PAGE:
Have you ever quilted on silk? I have quilted on painted silk a few times now. Here is the latest project I quilted for the Bigfork Museum of Art and History's raffle quilt in their celebration of Glacier National Park's 100th Anniversary.
The tricky thing about quilting on silk is that once a hole is made it is difficult, if not impossible, to get rid of. So boo-boos are a no-no. I quilted this on my Janome 6500 which has a 9-inch throat. It is the largest quilt I have done on this machine. The needle size used was a 75/11 quilting needle and, for the most part, 40 wt. Aurifil thread.
I find that the most difficult part of quilting larger quilts is dealing with the weight of the quilt, keeping it moving under the needle without getting any drag. One of the ways I deal with the drag issue is to use a product known as "Grip-n-Press" available through Bigfork Bay Cotton Company and other retailers. This product's non-stick surface allows the quilted item to slide easily on the sewing machine surface while its tacky back keeps the product in its place. This product can also be used for pressing with fusible web to keep the web off of your ironing board. Here is its set-up on my machine.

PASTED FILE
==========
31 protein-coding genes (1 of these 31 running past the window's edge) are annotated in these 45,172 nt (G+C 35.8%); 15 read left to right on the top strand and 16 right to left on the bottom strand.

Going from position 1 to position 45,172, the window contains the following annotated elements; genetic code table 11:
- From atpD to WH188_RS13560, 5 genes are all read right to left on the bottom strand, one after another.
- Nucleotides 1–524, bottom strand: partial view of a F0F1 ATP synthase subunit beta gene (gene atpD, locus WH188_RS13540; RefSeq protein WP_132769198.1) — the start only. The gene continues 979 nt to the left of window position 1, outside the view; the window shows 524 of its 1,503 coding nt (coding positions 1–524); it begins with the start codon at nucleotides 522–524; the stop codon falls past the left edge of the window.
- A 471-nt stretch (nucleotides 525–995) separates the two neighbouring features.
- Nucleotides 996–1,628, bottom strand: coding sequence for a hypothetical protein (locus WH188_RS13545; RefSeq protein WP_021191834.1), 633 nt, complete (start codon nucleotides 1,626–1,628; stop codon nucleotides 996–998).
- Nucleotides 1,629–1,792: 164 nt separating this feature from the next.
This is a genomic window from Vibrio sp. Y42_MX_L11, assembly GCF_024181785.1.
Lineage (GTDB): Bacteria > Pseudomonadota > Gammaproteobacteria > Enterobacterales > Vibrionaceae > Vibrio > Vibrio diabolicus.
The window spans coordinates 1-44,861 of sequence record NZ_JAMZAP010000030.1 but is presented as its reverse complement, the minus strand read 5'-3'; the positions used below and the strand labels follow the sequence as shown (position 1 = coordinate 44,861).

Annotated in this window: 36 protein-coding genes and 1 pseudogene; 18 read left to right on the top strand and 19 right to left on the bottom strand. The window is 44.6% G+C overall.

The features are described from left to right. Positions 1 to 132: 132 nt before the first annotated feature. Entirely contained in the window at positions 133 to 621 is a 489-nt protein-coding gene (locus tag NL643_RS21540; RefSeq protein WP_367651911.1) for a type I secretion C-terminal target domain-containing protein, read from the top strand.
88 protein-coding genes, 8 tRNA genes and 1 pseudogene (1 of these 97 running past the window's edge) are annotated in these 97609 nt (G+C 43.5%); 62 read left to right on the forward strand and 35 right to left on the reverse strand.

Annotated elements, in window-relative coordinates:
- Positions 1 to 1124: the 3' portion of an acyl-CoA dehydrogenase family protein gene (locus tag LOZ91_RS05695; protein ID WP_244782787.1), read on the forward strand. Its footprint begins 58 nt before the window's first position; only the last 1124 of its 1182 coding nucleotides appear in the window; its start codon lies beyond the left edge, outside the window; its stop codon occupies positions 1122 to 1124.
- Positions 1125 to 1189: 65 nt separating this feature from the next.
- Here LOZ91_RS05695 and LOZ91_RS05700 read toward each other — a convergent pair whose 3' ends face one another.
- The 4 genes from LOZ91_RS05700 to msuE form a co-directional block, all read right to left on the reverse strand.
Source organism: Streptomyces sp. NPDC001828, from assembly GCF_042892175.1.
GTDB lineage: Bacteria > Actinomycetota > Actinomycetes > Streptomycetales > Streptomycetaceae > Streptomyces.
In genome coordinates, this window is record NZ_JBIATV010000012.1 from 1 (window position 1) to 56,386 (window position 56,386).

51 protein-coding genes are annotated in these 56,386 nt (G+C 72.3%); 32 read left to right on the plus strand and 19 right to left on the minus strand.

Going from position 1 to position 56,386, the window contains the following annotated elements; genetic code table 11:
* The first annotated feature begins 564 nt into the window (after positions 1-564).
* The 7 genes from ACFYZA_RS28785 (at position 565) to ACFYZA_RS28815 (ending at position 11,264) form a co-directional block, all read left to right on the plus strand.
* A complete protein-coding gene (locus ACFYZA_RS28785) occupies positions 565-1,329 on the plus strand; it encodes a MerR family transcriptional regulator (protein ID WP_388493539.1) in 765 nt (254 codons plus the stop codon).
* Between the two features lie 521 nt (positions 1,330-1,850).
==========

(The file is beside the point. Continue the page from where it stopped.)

When purchased, drop your feed dogs, place the product on your machine bed where it will be positioned, and drop your needle to put a hole in it. Remove it from the bed and use a small hole punch to make the hole larger.
With my "Grip-n-Press," I made the hole large enough to use with my feed dogs up as shown here. I use this product when I am machine appliqueing as I am able to keep my stitching smoother because the fabric moves freely as I stitch circles and curves. Using my "Grip-n-Press" assists me in keeping my free-motion quilting stitches even.
I cannot stress enough the importance of this product for making my quilting experience enjoyable. Fighting with the quilt's drag gets tiring and frustrating, especially once you get your stitching rhythm going.